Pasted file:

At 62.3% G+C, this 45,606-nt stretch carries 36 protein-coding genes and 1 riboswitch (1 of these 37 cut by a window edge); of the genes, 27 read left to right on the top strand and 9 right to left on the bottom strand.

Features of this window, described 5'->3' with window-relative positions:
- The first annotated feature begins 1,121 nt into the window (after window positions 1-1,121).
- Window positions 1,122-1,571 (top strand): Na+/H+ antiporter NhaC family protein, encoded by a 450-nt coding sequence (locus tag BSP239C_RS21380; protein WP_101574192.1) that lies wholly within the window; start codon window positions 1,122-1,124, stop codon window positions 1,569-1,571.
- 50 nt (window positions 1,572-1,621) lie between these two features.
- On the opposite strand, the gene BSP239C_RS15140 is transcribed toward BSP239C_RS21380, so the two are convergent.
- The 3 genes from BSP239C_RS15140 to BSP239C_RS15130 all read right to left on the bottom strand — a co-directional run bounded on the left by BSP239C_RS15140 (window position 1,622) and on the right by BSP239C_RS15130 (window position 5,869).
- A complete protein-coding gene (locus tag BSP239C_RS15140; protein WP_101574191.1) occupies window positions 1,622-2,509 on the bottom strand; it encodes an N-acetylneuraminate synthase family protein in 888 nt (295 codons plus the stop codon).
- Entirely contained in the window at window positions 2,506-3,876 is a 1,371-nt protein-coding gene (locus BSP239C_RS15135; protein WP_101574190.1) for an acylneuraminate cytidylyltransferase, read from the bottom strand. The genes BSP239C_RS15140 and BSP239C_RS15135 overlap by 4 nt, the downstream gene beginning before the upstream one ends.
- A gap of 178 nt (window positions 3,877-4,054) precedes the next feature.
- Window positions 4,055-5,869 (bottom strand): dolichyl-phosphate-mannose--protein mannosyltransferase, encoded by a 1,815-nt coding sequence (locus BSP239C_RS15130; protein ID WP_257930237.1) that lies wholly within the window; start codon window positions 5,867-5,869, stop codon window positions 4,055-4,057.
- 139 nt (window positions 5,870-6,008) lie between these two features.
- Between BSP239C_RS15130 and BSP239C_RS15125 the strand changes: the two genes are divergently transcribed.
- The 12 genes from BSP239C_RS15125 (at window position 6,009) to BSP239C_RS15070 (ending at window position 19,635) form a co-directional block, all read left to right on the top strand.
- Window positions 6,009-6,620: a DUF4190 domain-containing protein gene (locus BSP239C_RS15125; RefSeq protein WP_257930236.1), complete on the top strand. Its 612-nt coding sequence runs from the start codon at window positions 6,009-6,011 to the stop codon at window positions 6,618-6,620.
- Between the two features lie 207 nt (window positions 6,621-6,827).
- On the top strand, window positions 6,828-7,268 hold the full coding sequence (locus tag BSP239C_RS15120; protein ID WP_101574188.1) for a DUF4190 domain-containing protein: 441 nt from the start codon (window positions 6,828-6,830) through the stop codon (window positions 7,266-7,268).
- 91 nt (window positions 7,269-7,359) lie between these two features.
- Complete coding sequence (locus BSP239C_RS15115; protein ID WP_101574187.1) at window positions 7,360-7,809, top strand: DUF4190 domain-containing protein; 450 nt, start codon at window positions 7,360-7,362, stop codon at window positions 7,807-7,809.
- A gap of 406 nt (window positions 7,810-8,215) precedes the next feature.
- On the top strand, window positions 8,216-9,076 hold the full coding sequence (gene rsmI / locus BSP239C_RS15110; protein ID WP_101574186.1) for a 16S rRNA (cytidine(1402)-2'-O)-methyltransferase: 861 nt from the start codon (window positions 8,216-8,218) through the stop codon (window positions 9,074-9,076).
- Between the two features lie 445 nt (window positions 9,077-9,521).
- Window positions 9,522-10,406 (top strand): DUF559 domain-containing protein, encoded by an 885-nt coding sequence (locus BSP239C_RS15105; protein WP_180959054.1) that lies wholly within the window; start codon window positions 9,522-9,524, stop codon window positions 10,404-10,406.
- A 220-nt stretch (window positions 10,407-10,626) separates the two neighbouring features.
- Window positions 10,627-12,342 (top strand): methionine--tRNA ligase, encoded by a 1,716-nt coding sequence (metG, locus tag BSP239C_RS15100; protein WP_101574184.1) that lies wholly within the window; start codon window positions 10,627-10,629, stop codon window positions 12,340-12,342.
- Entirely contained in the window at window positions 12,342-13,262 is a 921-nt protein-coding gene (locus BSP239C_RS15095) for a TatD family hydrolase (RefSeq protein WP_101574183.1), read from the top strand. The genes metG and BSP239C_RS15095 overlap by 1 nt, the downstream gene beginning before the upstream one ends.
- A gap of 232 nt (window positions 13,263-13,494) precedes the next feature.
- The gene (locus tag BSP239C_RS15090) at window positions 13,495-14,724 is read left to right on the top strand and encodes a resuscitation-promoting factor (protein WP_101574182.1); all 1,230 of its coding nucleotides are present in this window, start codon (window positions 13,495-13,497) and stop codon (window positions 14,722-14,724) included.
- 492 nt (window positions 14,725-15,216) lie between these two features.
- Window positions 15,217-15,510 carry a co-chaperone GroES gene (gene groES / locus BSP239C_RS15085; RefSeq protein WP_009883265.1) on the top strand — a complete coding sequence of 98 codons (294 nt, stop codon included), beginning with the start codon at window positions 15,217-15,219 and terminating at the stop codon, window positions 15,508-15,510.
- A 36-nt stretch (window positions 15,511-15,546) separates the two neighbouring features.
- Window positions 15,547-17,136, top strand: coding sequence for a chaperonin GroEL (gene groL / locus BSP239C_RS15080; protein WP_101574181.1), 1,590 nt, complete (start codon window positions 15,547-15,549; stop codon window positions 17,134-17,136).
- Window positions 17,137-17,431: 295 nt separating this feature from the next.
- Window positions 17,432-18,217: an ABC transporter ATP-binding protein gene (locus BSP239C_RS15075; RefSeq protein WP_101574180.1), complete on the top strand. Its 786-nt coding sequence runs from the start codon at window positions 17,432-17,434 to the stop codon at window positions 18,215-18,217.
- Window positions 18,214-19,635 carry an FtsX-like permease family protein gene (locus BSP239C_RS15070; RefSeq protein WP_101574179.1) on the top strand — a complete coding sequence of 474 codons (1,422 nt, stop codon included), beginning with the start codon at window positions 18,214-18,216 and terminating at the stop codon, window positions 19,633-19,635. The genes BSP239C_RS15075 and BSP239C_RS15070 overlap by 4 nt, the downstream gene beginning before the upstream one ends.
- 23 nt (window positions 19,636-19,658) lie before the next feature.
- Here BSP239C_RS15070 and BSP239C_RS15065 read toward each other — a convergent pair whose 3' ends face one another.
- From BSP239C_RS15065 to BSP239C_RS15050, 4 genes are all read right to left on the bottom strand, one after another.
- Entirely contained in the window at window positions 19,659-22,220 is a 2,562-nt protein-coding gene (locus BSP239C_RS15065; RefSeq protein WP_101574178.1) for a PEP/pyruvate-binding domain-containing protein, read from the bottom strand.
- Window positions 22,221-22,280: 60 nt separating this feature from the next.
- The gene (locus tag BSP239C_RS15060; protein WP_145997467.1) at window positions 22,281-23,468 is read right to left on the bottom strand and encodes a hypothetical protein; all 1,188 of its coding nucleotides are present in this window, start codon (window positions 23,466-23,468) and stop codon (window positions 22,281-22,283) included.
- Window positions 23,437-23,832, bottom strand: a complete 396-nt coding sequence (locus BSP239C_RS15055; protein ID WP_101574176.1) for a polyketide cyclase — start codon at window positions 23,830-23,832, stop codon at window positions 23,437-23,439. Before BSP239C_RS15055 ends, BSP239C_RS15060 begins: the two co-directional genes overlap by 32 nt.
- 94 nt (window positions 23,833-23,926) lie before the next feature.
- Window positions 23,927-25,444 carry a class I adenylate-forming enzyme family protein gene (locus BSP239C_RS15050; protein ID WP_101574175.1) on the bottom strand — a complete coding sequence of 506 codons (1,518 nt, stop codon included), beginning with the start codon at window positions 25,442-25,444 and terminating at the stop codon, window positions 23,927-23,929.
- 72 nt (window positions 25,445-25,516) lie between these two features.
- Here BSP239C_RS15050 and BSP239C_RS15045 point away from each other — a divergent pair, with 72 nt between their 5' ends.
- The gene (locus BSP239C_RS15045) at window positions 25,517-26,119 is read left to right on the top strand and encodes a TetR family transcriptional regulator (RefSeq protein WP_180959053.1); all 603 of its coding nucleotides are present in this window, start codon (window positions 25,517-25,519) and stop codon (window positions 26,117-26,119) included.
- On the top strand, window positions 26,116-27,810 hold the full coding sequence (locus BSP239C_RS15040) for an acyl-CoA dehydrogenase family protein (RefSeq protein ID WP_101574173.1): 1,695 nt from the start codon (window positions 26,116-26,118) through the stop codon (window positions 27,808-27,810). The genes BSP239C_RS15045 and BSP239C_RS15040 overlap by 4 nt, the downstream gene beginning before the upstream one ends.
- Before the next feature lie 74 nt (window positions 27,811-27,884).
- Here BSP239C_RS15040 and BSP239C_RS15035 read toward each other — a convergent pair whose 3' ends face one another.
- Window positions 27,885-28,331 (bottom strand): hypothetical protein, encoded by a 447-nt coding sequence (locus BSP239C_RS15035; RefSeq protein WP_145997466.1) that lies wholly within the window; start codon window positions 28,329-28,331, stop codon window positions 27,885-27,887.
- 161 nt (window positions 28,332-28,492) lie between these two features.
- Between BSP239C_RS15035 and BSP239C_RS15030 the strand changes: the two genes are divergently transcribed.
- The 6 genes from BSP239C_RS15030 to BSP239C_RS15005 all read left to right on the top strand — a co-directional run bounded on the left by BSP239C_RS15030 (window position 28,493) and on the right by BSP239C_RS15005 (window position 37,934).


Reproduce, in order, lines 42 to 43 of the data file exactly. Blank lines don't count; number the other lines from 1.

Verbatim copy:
- Window positions 23,437-23,832, bottom strand: a complete 396-nt coding sequence (locus BSP239C_RS15055; protein ID WP_101574176.1) for a polyketide cyclase — start codon at window positions 23,830-23,832, stop codon at window positions 23,437-23,439. Before BSP239C_RS15055 ends, BSP239C_RS15060 begins: the two co-directional genes overlap by 32 nt.
- 94 nt (window positions 23,833-23,926) lie before the next feature.